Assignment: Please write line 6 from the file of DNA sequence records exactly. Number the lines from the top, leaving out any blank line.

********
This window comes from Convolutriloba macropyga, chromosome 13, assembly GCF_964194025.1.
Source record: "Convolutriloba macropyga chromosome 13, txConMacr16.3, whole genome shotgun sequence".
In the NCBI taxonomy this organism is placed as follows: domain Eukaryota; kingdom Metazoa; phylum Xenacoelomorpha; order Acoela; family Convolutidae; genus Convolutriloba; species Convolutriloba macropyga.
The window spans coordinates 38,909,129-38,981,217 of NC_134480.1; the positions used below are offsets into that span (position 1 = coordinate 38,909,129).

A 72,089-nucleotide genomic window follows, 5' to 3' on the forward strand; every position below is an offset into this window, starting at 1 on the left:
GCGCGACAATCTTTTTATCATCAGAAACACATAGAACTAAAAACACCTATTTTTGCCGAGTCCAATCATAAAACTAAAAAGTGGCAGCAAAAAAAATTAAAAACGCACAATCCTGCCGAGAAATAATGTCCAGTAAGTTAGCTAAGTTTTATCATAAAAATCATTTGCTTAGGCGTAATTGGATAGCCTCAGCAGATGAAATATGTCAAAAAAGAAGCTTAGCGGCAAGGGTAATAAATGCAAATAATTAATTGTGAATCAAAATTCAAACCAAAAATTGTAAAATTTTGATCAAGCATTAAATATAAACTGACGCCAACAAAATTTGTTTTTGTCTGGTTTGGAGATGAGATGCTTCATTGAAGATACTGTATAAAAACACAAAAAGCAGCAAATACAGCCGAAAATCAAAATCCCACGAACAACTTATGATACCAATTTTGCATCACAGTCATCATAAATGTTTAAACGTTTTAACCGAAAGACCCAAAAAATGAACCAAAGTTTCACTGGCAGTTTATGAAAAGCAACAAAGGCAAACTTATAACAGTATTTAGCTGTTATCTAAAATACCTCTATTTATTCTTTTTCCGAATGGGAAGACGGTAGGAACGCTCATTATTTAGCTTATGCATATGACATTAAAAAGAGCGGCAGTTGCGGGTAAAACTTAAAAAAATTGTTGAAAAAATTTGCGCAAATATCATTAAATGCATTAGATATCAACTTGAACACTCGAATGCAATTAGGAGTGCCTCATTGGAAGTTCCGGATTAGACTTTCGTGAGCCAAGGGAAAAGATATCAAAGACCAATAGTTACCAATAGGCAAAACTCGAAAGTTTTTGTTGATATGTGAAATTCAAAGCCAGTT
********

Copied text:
GCGCGACAATCTTTTTATCATCAGAAACACATAGAACTAAAAACACCTATTTTTGCCGAGTCCAATCATAAAACTAAAAAGTGGCAGCAAAAAAAATTAAAAACGCACAATCCTGCCGAGAAATAATGTCCAGTAAGTTAGCTAAGTTTTATCATAAAAATCATTTGCTTAGGCGTAATTGGATAGCCTCAGCAGATGAAATATGTCAAAAAAGAAGCTTAGCGGCAAGGGTAATAAATGCAAATAATTAATTGTGAATCAAAATTCAAACCAAAAATTGTAAAATTTTGATCAAGCATTAAATATAAACTGACGCCAACAAAATTTGTTTTTGTCTGGTTTGGAGATGAGATGCTTCATTGAAGATACTGTATAAAAACACAAAAAGCAGCAAATACAGCCGAAAATCAAAATCCCACGAACAACTTATGATACCAATTTTGCATCACAGTCATCATAAATGTTTAAACGTTTTAACCGAAAGACCCAAAAAATGAACCAAAGTTTCACTGGCAGTTTATGAAAAGCAACAAAGGCAAACTTATAACAGTATTTAGCTGTTATCTAAAATACCTCTATTTATTCTTTTTCCGAATGGGAAGACGGTAGGAACGCTCATTATTTAGCTTATGCATATGACATTAAAAAGAGCGGCAGTTGCGGGTAAAACTTAAAAAAATTGTTGAAAAAATTTGCGCAAATATCATTAAATGCATTAGATATCAACTTGAACACTCGAATGCAATTAGGAGTGCCTCATTGGAAGTTCCGGATTAGACTTTCGTGAGCCAAGGGAAAAGATATCAAAGACCAATAGTTACCAATAGGCAAAACTCGAAAGTTTTTGTTGATATGTGAAATTCAAAGCCAGTT